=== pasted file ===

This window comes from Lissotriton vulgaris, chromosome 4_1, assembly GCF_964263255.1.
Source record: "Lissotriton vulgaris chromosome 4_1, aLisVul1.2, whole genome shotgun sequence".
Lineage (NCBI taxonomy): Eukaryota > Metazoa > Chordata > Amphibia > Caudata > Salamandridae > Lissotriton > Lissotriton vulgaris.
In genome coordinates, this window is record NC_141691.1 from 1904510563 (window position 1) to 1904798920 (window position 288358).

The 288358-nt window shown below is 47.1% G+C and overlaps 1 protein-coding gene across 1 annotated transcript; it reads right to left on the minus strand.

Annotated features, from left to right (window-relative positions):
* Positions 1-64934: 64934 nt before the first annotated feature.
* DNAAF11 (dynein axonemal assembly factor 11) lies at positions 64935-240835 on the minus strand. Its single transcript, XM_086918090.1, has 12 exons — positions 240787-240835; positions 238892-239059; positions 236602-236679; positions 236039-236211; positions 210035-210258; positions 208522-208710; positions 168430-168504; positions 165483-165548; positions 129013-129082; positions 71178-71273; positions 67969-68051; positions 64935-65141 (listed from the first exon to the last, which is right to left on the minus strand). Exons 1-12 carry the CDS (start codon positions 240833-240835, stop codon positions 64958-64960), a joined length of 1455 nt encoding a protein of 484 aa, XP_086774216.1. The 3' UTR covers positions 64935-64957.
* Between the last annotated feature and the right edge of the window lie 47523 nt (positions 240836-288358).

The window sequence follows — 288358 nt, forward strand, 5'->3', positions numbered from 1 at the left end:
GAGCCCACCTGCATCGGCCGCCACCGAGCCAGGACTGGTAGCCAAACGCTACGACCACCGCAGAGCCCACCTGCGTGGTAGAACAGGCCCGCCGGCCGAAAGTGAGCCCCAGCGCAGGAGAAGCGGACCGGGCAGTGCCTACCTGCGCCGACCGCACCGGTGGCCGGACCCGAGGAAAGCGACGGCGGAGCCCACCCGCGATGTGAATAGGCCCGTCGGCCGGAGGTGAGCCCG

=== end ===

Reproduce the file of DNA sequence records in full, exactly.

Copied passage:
This window comes from Lissotriton vulgaris, chromosome 4_1, assembly GCF_964263255.1.
Source record: "Lissotriton vulgaris chromosome 4_1, aLisVul1.2, whole genome shotgun sequence".
Lineage (NCBI taxonomy): Eukaryota > Metazoa > Chordata > Amphibia > Caudata > Salamandridae > Lissotriton > Lissotriton vulgaris.
In genome coordinates, this window is record NC_141691.1 from 1904510563 (window position 1) to 1904798920 (window position 288358).

The 288358-nt window shown below is 47.1% G+C and overlaps 1 protein-coding gene across 1 annotated transcript; it reads right to left on the minus strand.

Annotated features, from left to right (window-relative positions):
* Positions 1-64934: 64934 nt before the first annotated feature.
* DNAAF11 (dynein axonemal assembly factor 11) lies at positions 64935-240835 on the minus strand. Its single transcript, XM_086918090.1, has 12 exons — positions 240787-240835; positions 238892-239059; positions 236602-236679; positions 236039-236211; positions 210035-210258; positions 208522-208710; positions 168430-168504; positions 165483-165548; positions 129013-129082; positions 71178-71273; positions 67969-68051; positions 64935-65141 (listed from the first exon to the last, which is right to left on the minus strand). Exons 1-12 carry the CDS (start codon positions 240833-240835, stop codon positions 64958-64960), a joined length of 1455 nt encoding a protein of 484 aa, XP_086774216.1. The 3' UTR covers positions 64935-64957.
* Between the last annotated feature and the right edge of the window lie 47523 nt (positions 240836-288358).

The window sequence follows — 288358 nt, forward strand, 5'->3', positions numbered from 1 at the left end:
GAGCCCACCTGCATCGGCCGCCACCGAGCCAGGACTGGTAGCCAAACGCTACGACCACCGCAGAGCCCACCTGCGTGGTAGAACAGGCCCGCCGGCCGAAAGTGAGCCCCAGCGCAGGAGAAGCGGACCGGGCAGTGCCTACCTGCGCCGACCGCACCGGTGGCCGGACCCGAGGAAAGCGACGGCGGAGCCCACCCGCGATGTGAATAGGCCCGTCGGCCGGAGGTGAGCCCG